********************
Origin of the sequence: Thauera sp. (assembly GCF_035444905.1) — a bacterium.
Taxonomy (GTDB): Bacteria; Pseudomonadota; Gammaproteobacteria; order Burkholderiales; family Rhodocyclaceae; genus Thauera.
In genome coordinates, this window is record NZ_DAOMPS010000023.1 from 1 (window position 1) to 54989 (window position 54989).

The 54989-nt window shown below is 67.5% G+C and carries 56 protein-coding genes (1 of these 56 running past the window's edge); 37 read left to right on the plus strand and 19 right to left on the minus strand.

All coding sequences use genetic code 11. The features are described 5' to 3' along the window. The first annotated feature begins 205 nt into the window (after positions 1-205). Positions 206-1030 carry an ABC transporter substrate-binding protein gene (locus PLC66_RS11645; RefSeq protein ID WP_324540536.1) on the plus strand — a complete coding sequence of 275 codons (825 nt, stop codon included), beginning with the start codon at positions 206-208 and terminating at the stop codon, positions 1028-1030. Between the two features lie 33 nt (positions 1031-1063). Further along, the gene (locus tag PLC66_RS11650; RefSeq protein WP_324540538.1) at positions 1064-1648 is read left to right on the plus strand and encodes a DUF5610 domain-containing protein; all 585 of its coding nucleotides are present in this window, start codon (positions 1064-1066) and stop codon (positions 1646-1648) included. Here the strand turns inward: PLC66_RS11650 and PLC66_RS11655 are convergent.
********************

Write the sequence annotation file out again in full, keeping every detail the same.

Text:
Origin of the sequence: Thauera sp. (assembly GCF_035444905.1) — a bacterium.
Taxonomy (GTDB): Bacteria; Pseudomonadota; Gammaproteobacteria; order Burkholderiales; family Rhodocyclaceae; genus Thauera.
In genome coordinates, this window is record NZ_DAOMPS010000023.1 from 1 (window position 1) to 54989 (window position 54989).

The 54989-nt window shown below is 67.5% G+C and carries 56 protein-coding genes (1 of these 56 running past the window's edge); 37 read left to right on the plus strand and 19 right to left on the minus strand.

All coding sequences use genetic code 11. The features are described 5' to 3' along the window. The first annotated feature begins 205 nt into the window (after positions 1-205). Positions 206-1030 carry an ABC transporter substrate-binding protein gene (locus PLC66_RS11645; RefSeq protein ID WP_324540536.1) on the plus strand — a complete coding sequence of 275 codons (825 nt, stop codon included), beginning with the start codon at positions 206-208 and terminating at the stop codon, positions 1028-1030. Between the two features lie 33 nt (positions 1031-1063). Further along, the gene (locus tag PLC66_RS11650; RefSeq protein WP_324540538.1) at positions 1064-1648 is read left to right on the plus strand and encodes a DUF5610 domain-containing protein; all 585 of its coding nucleotides are present in this window, start codon (positions 1064-1066) and stop codon (positions 1646-1648) included. Here the strand turns inward: PLC66_RS11650 and PLC66_RS11655 are convergent.